New Zealand

Why is New Zealand’s deputy PM rowing with Chumbawamba?

In their musical heyday, the English anarchist punk band Chumbawamba enjoyed a reputation for having an irreverent attitude towards those in political authority. Twelve years after they musically packed it in, a political figure abroad is making even more of a name for himself for his own irreverence towards Chumbawamba. The group has asked New Zealand’s deputy prime minister, Winston Peters, to stop using their best-known song, ‘Tubthumping’, as a curtain-raiser at his rallies and in his fulminations against the woke peril. The populist politician, though, is vowing that the show will go on. It doesn’t help that the 78-year-old Peters is not only his country’s longest-serving parliamentarian but one

The shoplifting scandal engulfing New Zealand’s Green MP

New Zealand has just lost one of its most stylish politicians after shoplifting allegations were made against her by two of the country’s high-end fashion stores. The Iranian-born Golriz Ghahraman, who had just begun her third term as a high-profile Green party MP, today announced she will be standing down from parliament with immediate effect. In her resignation statement, Ghahraman said her mental health has been ‘badly affected by the stresses relating to my work’, leading her to ‘act in ways that are completely out of character’. Although she did not address the allegations in any detail, she said she took ‘full responsibility for my actions which I deeply regret’.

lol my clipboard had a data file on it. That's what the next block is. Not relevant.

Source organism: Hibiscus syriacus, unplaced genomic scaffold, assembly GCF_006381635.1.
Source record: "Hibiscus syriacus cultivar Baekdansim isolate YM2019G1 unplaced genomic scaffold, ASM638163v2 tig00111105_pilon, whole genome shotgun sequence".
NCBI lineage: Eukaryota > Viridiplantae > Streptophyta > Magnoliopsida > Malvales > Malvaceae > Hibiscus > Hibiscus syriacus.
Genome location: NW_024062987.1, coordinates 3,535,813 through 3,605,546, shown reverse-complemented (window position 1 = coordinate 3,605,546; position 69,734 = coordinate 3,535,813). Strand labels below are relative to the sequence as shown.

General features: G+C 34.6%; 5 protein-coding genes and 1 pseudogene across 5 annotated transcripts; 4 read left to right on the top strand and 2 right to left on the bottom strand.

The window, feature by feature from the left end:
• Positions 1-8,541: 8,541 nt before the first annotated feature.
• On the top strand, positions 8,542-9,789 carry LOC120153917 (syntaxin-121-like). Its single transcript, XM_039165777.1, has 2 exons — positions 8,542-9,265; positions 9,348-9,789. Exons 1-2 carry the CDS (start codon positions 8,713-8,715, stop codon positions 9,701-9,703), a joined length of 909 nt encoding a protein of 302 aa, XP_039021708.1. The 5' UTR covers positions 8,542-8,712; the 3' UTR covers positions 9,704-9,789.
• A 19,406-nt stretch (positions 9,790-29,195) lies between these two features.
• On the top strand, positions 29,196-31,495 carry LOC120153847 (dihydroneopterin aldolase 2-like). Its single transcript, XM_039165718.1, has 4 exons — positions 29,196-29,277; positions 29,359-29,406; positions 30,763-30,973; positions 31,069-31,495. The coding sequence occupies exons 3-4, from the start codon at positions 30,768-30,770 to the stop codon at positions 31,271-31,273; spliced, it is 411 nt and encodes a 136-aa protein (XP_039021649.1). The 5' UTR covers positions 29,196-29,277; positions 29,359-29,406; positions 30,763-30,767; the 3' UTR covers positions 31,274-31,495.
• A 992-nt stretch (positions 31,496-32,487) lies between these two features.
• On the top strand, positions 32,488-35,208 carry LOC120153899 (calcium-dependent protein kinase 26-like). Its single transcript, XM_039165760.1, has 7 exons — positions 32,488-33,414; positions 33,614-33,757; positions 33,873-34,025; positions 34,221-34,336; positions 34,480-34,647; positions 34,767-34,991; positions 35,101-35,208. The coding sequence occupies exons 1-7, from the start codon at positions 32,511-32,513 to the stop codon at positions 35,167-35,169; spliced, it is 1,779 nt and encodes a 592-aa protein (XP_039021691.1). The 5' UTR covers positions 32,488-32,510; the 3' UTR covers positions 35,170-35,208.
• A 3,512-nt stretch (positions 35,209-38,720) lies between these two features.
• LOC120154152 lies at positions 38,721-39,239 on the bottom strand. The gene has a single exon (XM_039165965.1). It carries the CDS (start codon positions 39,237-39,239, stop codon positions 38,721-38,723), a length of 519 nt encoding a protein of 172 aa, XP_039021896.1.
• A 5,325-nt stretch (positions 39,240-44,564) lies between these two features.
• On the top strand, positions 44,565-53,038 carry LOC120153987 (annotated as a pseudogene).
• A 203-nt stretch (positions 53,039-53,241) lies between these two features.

Did Maori MPs mean to insult King Charles?